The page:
Available tests — Assays for the following mediators are available commercially in the United States (table 1):
●Histamine (plasma, urine)
●N-methylhistamine (plasma, urine)
●11-beta-PGF2-alpha (serum/plasma, urine)
The histamine metabolite N-methylimidazole acetic acid (urine) is available in some commercial laboratories.
Platelet-activating factor (PAF) , PGD2 , chymase , and mast cell carboxypeptidase A3 in serum are also being investigated in research laboratories as biomarkers of anaphylaxis but require further study . (See 'Possible future tests' below.)
Time course of mediator release — Elevations in tryptase and histamine may be transiently detectable following anaphylaxis:
●Total tryptase should ideally be measured 30 to 120 minutes after the onset of anaphylaxis signs or symptoms (table 2), ideally from one to two hours after onset, because most patients have recovered from hypotension by one hour and levels should be at or near peak during the second hour after onset. This level should be compared with one obtained at baseline, which could either be prior to the event (eg, serum sent to the lab for a different test) or at least 24 hours after all signs and symptoms have resolved. During experimental insect sting anaphylaxis, serum tryptase levels peak 30 to 90 minutes after the onset of symptoms and then decline with a half-life of about two hours, so with a very high peak, levels may remain elevated up to six hours [6,7]. The larger the initial elevation of tryptase, the longer the level remains elevated above baseline and may do so for several hours after the event. (See 'Tryptase' below.)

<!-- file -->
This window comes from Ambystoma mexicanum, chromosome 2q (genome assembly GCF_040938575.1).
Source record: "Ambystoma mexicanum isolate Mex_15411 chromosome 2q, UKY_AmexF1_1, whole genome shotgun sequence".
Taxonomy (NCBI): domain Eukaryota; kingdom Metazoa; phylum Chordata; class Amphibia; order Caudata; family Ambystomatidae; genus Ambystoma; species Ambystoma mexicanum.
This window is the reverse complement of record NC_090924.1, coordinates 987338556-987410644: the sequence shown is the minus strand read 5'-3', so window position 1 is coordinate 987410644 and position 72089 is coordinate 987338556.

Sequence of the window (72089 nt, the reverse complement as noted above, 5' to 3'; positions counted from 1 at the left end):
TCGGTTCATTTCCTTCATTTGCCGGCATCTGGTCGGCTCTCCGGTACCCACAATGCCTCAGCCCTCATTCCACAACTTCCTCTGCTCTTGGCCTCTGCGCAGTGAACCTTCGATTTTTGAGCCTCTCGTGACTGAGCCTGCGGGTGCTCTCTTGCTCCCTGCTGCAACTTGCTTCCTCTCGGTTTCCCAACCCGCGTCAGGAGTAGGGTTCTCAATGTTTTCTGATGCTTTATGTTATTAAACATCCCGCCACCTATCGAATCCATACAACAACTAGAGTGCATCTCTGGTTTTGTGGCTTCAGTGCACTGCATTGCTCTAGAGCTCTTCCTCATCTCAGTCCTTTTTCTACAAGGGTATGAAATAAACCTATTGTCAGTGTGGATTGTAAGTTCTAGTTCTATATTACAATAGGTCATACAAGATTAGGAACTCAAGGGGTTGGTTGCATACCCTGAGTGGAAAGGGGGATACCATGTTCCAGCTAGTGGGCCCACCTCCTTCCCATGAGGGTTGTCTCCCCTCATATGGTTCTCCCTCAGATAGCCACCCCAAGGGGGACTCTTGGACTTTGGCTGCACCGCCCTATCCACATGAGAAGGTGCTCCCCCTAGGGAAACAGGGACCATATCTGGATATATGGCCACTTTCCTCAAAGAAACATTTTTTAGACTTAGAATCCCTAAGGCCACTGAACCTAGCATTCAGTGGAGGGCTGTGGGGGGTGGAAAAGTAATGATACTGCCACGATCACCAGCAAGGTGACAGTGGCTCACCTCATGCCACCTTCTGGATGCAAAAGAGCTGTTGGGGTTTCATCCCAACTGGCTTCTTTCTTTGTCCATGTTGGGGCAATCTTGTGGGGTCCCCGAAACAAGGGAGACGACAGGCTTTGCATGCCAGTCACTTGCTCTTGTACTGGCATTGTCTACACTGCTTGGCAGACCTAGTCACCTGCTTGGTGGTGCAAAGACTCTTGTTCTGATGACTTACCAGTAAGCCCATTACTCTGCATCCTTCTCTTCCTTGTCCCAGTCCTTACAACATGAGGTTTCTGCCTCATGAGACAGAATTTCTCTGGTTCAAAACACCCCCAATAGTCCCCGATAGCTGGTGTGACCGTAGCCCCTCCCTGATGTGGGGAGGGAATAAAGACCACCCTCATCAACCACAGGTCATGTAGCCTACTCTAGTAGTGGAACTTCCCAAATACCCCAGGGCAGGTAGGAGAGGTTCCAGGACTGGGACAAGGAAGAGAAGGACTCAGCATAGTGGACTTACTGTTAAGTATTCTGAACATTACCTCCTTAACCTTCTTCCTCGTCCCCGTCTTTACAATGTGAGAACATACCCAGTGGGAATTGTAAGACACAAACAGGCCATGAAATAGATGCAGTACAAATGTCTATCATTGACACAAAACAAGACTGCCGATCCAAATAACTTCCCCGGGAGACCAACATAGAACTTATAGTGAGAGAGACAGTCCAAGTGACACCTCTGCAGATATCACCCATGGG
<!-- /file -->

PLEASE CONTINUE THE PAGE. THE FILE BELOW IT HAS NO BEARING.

●Histamine elevations are even more fleeting. Plasma histamine levels peak within 5 to 10 minutes after symptom onset and decline with a half-life of 1 to 2 minutes, such that levels typically return to baseline by 15 to 30 minutes [6-10]. Therefore, samples should be drawn as soon as possible, preferably 2 to 15 minutes from the onset of symptoms (table 3). Metabolites of histamine are slightly longer-lasting in blood and may appear in urine made within 30 to 60 minutes of the event. They remain detectable in urine stored in the bladder for hours. (See 'Histamine' below.)
TRYPTASE — Tryptase is produced by both mast cells and basophils, although mast cells contain approximately 500-fold more than basophils [11-13]. The biologic functions of tryptase have not been fully defined. Because tryptase is relatively specific for mast cells, acutely elevated tryptase levels in serum or plasma when compared with a baseline level indicate involvement of these cells in clinical events .